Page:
My mom always wore dangly earrings, beaded earrings bought at the Pow-Wow, and at Christmas she'd wear my favorite onces which were green christmas balls with red santa hats on them. She'd had pins that she'd wear. One was a Christmas tree that lit up. She was always worried about her weight ... forever on a diet. I can see her laughing ... laughing so hard she's crying like my dad and I do. I can see it but I can't HEAR it. I don't remember what she sounds like. I can't even see her looking at me. When I tried with a counselor once, all I could see was her glaring at me and saying those horrible last words we shared that won't seem to fade from my mind.
I remember my mom had a vintage Barbie in her delicates drawer. It was in perfect mint condition, still in the box. I coveted that doll as a kid. I am so glad they never gave it to me but ... I have no idea what happened to it. Unfortunately, the decisions about my mom's things were made for me, I wasn't allowed to tell anyone what i wanted to remember my mother by. But, then again, when I was a kid my mom FINALLY let me have her Cabbage Patch Kid that she had bought when she got mine for me when I was 2. I destroyed that thing. Looking back I'm so ashamed because it had been kept in a comforter bag, unharmed for a long time. And then ... I ruined it. No wonder someone else took the Barbie. It still bothers me that those decisions were taken from me. We didn't have the best relationship but she was my mother.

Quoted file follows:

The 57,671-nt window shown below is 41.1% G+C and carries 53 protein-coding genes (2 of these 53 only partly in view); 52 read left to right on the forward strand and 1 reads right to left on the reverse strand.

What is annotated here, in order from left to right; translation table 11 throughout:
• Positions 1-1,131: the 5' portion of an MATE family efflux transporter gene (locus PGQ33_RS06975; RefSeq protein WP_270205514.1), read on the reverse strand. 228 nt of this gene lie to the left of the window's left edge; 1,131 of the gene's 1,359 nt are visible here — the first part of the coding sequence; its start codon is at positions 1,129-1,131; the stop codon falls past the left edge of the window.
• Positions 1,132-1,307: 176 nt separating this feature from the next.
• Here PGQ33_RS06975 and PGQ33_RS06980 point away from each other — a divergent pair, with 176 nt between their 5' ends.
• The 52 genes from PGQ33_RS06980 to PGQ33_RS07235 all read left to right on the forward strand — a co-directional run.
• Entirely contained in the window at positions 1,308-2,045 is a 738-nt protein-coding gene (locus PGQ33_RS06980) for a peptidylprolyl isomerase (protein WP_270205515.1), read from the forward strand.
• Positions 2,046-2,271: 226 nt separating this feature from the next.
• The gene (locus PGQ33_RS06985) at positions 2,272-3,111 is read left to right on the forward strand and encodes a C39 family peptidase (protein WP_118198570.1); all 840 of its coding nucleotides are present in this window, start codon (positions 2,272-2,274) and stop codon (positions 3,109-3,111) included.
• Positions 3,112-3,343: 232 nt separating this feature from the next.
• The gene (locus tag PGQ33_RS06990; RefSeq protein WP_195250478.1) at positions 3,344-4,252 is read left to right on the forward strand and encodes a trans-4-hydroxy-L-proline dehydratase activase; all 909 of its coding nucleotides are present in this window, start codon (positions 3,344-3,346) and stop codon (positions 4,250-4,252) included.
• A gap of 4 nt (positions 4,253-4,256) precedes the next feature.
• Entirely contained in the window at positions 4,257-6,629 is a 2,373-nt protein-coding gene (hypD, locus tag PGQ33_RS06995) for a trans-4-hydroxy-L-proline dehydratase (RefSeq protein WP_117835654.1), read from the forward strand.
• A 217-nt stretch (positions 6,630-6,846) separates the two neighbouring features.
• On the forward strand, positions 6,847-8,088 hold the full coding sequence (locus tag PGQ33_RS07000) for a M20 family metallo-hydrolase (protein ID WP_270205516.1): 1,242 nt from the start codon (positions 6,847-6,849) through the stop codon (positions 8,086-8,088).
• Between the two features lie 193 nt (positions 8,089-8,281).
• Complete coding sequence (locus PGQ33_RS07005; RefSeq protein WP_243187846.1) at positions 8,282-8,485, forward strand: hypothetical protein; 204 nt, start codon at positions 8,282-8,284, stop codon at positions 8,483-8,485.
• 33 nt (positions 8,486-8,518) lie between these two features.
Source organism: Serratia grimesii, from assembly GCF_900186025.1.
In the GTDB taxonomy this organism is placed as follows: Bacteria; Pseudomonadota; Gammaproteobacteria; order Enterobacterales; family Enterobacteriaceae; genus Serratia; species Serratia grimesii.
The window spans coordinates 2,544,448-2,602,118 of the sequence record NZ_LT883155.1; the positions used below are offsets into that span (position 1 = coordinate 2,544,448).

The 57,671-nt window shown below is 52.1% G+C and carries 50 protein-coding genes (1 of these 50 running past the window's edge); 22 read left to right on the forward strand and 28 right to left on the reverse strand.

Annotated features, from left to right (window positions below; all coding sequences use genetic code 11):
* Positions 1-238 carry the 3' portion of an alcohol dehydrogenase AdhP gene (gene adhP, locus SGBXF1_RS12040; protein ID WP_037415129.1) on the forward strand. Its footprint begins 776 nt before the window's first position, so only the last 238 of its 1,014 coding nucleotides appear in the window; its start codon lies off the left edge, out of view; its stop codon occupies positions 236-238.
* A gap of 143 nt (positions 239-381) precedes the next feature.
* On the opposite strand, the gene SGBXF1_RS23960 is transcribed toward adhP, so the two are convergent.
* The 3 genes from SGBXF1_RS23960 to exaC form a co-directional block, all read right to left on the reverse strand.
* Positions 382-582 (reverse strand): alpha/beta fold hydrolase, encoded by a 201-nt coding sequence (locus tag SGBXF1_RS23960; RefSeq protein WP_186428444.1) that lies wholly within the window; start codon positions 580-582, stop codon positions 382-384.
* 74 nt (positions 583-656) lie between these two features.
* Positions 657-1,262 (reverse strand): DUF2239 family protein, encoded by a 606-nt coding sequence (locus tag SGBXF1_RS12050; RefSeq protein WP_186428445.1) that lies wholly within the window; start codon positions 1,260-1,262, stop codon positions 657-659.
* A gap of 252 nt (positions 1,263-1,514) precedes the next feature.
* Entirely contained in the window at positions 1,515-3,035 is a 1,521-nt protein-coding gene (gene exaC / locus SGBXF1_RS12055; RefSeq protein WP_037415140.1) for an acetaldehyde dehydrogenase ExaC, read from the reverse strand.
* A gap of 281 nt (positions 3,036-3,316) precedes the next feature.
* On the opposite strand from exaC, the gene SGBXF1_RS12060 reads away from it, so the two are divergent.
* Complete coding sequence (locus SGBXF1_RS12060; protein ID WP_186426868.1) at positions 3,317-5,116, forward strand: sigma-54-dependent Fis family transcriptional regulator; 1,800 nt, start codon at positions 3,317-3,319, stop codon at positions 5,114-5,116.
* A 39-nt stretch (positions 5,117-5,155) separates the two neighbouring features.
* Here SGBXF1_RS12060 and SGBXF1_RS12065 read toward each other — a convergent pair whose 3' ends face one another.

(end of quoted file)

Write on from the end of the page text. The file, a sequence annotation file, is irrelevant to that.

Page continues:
I just remember so much ... little things. My mom's little afternoon snack of Clover Chocolate Frozen yogurt mixed with peanut butter. She'd watch Oprah every day, Days of Our Lives every day. I remember the old soap Santa Barbara.
I wish more than anything in this world I could hear their voices. However, I know how to do so and ... am afraid to. I think if I heard them on those home movies I would break apart into a million pieces. I feel like parts of me are missing a lot of the time. My life has a HUGE hole in it. I loved my parental group. I loved our life.
At least I have all these memories, snippets of times long ago. I cannot believe that it's been as long as it has. I had posted a quoate from my Kindle that said it all. It basically stated how it doesn't get any easier. Sometimes the pain of losing them is so sharp, it's as if it just happened. This is so true ... like right now, I feel like my heart is going to shatter but I am trying to hold it together because I am at work.
I miss you guys. I hope wherever you are, you're still looking out for me. Even though I am 33 years old, I am frozen in time as a child because I need my parents so much. I don't think we ever stop needing them. And I know I could be pressed into that fluffy collar of my dad's jacket, his scent around me, arms holding me in a place I have longed for for 13 years ... that place of safety, that place where I was loved more than anything in the world. I mattered so much to someone, I was important and special and completely adored. But, it isn't just that ... it would be that I have my Dad back.
My mom has been gone for 15 years, my dad for almost 13 ... don't ever let anyone tell you it gets easier. It's a lie.